Monday, May 23, 2016

That Zany Bob Haney:The Brave and the Bold 143

The Brave and the Bold #143 (September/October 1978)
"Cast the First Stone"
Bob Haney/Cary Burkett-Jim Aparo

Doug: At the end of March the Creeper's name came up in our discussion of costume accessories. It then occurred to me that we've never had this weirdo on the BAB. That, for better or worse, changes today. And yes, he is a weirdo. NOTE: Apologies at the top for the quality of the scans. I am reading/scanning from Legends of the Dark Knight: Jim Aparo, volume 2. As this is my first review from that book, the spine is pretty tight.

Doug: The 50c cover price really threw me -- when I got to setting up the post I assumed this issue would be from the early 1980s. I was never a reader of The Brave and the Bold as a child, so that the book apparently went double-sized eluded me. It seemed an oddly short-lived experiment, lasting only two issues (this one and #144) before settling in at 40c. So basically the marketing dept. at DC charged you 35c, but when Marvel raised their prices to 40c DC actually went to a 44-page book at 50c for two months. I believe this up-and-down occurred across the line and was the last straw before the famed "DC Implosion". You can check out the well-referenced facts on the Wikipedia article -- it's interesting.

Doug: Let's check out the plot of this story in a 100-Word Review:

We open with a news broadcast from “the most trusted man in America”, Cosmic Broadcasting’s Monty Walcott. He’s being trailed by the Batman; his top security man is Jack Ryder (secretly the Creeper) – you see where this is headed. Batman and the Creeper meet, tussle briefly, and the Batman tells him of an adventure he’d had with Aquaman concerning the log of a ship sunk 30 years earlier. It’s a tale of drugs, drug lords, and a revelation about Aquaman’s father. But the true bombshell was the reveal of the Gotham City kingpin – Monty Walcott! Can our heroes stop him?

The Good: When you're reading a Bronze Age B&B, you know you start your praises with Jim Aparo's art. As many around these parts say, he's the definitive Bronze Age Batman artist, and the favorite of more than a few of our readers. Aparo stays inside the lines for every one of his panels, but he really varies the size and shape of each one -- no grid system here. He paces things well, and of course his action sequences are top shelf. Although not the colorist on the issue (Jerry Serpe is credited), the page where Batman narrates to the Creeper the adventure with Aquaman from the previous issue is really well done in solid colors with only the inks for shading. And as three of the panels are underwater scenes, it's nicely effective.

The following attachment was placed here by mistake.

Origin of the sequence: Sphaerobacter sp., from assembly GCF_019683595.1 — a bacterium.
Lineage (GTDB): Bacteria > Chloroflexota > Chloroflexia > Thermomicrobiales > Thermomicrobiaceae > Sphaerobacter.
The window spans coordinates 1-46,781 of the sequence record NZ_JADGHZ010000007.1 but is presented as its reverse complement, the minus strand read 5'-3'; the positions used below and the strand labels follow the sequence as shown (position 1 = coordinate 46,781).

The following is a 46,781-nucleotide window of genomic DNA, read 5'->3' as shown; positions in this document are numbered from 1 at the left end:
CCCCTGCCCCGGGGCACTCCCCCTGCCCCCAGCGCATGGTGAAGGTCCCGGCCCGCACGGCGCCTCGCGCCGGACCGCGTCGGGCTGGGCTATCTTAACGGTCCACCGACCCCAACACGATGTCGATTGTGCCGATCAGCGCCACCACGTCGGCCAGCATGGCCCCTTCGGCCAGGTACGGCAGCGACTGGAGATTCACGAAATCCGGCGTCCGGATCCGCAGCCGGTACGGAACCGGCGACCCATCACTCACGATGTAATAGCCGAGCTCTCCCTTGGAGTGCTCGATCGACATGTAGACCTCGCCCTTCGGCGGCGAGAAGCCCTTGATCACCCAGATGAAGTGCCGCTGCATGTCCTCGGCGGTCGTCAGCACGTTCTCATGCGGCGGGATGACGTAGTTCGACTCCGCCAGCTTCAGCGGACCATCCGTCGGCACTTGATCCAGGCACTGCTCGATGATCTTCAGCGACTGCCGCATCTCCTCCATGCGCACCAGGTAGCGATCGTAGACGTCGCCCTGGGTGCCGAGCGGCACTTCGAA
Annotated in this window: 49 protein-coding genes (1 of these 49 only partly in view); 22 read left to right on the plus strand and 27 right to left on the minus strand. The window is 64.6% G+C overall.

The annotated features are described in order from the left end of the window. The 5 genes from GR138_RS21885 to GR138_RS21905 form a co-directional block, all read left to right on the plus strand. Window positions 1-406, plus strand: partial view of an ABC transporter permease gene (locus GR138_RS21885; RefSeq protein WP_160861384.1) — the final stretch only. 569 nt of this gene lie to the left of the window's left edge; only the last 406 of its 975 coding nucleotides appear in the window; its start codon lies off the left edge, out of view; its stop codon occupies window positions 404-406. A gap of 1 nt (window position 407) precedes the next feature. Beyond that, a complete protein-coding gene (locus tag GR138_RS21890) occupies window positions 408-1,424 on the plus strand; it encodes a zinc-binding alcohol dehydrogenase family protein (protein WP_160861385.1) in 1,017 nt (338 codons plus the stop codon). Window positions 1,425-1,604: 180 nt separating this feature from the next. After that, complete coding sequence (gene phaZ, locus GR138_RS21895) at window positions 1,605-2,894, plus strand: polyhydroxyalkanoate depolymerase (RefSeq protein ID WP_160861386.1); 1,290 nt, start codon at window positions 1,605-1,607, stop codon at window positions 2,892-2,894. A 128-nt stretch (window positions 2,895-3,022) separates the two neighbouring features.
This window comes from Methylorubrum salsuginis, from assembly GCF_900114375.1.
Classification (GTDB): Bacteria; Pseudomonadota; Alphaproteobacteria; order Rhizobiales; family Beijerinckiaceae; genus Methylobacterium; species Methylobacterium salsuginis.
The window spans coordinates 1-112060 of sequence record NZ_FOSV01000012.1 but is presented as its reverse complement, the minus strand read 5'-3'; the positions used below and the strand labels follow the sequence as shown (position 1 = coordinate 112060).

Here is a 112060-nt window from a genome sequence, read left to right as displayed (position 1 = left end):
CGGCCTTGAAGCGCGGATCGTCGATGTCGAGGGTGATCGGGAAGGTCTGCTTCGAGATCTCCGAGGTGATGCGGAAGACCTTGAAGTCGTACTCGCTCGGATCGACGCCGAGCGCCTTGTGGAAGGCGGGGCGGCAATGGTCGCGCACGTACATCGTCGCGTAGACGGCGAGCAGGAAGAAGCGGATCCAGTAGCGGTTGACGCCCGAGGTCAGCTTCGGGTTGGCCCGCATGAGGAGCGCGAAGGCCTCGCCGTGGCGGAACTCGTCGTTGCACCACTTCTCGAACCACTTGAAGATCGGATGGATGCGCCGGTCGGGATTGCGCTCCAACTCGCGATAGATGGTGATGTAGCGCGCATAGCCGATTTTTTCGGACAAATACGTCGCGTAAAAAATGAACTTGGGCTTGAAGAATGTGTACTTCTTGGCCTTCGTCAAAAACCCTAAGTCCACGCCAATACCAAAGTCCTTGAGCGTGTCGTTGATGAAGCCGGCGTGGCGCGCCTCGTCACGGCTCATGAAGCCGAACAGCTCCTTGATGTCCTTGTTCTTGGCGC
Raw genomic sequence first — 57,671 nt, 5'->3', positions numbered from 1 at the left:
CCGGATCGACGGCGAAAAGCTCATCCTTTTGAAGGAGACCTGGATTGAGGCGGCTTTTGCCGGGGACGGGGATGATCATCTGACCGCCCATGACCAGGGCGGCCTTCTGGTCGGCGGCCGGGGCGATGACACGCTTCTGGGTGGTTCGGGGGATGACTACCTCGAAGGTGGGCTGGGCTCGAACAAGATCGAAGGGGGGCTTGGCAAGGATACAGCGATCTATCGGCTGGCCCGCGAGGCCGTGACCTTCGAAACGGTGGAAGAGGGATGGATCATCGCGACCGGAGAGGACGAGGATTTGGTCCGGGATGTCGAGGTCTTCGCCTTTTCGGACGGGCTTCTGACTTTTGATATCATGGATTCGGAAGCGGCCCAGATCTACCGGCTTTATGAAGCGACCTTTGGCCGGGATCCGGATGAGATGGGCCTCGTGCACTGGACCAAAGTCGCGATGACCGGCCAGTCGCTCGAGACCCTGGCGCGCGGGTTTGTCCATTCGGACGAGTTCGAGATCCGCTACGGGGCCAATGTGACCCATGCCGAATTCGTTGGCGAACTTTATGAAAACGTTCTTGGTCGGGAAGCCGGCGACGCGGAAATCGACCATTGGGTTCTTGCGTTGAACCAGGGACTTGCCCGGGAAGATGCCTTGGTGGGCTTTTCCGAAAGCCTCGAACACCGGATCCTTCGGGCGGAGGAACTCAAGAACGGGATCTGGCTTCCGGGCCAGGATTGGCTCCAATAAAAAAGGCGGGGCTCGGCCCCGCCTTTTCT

Aparo also chooses interesting camera angles, really showing Batman from all perspectives -- I've chosen a panel with a shot from above that is pretty cool -- of course, the blowing cape doesn't exactly lend itself to stealth, does it? I also enjoy Aparo's depiction of Commissioner Gordon with the tousled hair and thick mustache that's really wanting to become a handlebar! If I have a qualm, and it's a minor one, it's in the way Jack Ryder is drawn. Fortunately he's named in each panel that starts a scene, as one might be tempted to think "Bruce Wayne" if just bouncing through the book visually. This was a real problem in the Silver Age in the Avengers in any scene where Cap, Goliath, and/or Hawkeye were shown sans masks -- all that square jaw/blond hair was tough to differentiate. That's what I'm saying here about Aparo's "tall, dark, and handsome" guys. And they are that -- he draws a good-looking man. If I have any knock on the guy's style, it's that his female faces are not equally attractive.

The story in this issue is only 17 pages, as again the book was divided but extra length. Bob Haney's script is pretty simple, with the surprise revealed at the beginning. After all, who would suspect the DCU's version of (apparently) Walter Cronkite as a drug kingpin? Not me. But that's out of the way at the front, and Batman really doesn't have to do much convincing to get the Creeper to help him out in putting Monty Walcott away. Walcott does get crafty in the middle of the tale, as he employs a "vertigo effect" that allows him to escape the clutches of the Batman and Gordon during an interrogation. Batman later learns that this is actually a gas weapon whereby the gas could be set off with a bomb, but activated by a particular radio frequency (there's your Zany) and causing crippling dizziness. There was an antidote, and Walcott had used it to escape from GCPD headquarters. You know he won't be on the lamb for long, though...